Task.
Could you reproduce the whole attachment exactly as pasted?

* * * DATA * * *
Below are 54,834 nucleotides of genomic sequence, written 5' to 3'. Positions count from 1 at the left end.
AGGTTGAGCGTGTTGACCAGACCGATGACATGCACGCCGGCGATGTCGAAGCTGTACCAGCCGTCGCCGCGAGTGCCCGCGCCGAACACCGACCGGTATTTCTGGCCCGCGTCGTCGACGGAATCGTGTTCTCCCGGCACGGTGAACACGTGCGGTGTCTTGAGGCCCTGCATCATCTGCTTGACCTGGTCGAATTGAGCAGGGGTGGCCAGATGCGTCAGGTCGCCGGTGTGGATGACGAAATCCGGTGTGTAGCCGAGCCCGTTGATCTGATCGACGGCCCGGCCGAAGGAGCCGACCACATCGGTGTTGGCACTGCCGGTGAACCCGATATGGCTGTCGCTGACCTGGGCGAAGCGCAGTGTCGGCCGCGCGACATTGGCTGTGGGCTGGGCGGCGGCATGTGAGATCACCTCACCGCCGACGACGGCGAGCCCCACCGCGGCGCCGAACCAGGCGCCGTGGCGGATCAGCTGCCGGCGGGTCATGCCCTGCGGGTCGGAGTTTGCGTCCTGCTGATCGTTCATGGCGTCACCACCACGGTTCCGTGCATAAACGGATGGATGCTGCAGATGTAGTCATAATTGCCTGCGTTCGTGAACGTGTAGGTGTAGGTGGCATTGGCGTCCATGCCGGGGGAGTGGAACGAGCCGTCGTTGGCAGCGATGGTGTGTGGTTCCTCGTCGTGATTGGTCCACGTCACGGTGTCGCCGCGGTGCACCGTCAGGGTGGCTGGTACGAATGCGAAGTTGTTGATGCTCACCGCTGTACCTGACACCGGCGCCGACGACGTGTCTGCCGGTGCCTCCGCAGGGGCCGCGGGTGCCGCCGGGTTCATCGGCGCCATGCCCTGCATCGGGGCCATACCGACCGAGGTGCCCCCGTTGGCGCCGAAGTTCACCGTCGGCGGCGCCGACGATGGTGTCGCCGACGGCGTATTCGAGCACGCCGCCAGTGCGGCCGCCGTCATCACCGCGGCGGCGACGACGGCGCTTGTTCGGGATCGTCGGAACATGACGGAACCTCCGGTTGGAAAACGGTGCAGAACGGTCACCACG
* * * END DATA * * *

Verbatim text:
Below are 54,834 nucleotides of genomic sequence, written 5' to 3'. Positions count from 1 at the left end.
AGGTTGAGCGTGTTGACCAGACCGATGACATGCACGCCGGCGATGTCGAAGCTGTACCAGCCGTCGCCGCGAGTGCCCGCGCCGAACACCGACCGGTATTTCTGGCCCGCGTCGTCGACGGAATCGTGTTCTCCCGGCACGGTGAACACGTGCGGTGTCTTGAGGCCCTGCATCATCTGCTTGACCTGGTCGAATTGAGCAGGGGTGGCCAGATGCGTCAGGTCGCCGGTGTGGATGACGAAATCCGGTGTGTAGCCGAGCCCGTTGATCTGATCGACGGCCCGGCCGAAGGAGCCGACCACATCGGTGTTGGCACTGCCGGTGAACCCGATATGGCTGTCGCTGACCTGGGCGAAGCGCAGTGTCGGCCGCGCGACATTGGCTGTGGGCTGGGCGGCGGCATGTGAGATCACCTCACCGCCGACGACGGCGAGCCCCACCGCGGCGCCGAACCAGGCGCCGTGGCGGATCAGCTGCCGGCGGGTCATGCCCTGCGGGTCGGAGTTTGCGTCCTGCTGATCGTTCATGGCGTCACCACCACGGTTCCGTGCATAAACGGATGGATGCTGCAGATGTAGTCATAATTGCCTGCGTTCGTGAACGTGTAGGTGTAGGTGGCATTGGCGTCCATGCCGGGGGAGTGGAACGAGCCGTCGTTGGCAGCGATGGTGTGTGGTTCCTCGTCGTGATTGGTCCACGTCACGGTGTCGCCGCGGTGCACCGTCAGGGTGGCTGGTACGAATGCGAAGTTGTTGATGCTCACCGCTGTACCTGACACCGGCGCCGACGACGTGTCTGCCGGTGCCTCCGCAGGGGCCGCGGGTGCCGCCGGGTTCATCGGCGCCATGCCCTGCATCGGGGCCATACCGACCGAGGTGCCCCCGTTGGCGCCGAAGTTCACCGTCGGCGGCGCCGACGATGGTGTCGCCGACGGCGTATTCGAGCACGCCGCCAGTGCGGCCGCCGTCATCACCGCGGCGGCGACGACGGCGCTTGTTCGGGATCGTCGGAACATGACGGAACCTCCGGTTGGAAAACGGTGCAGAACGGTCACCACG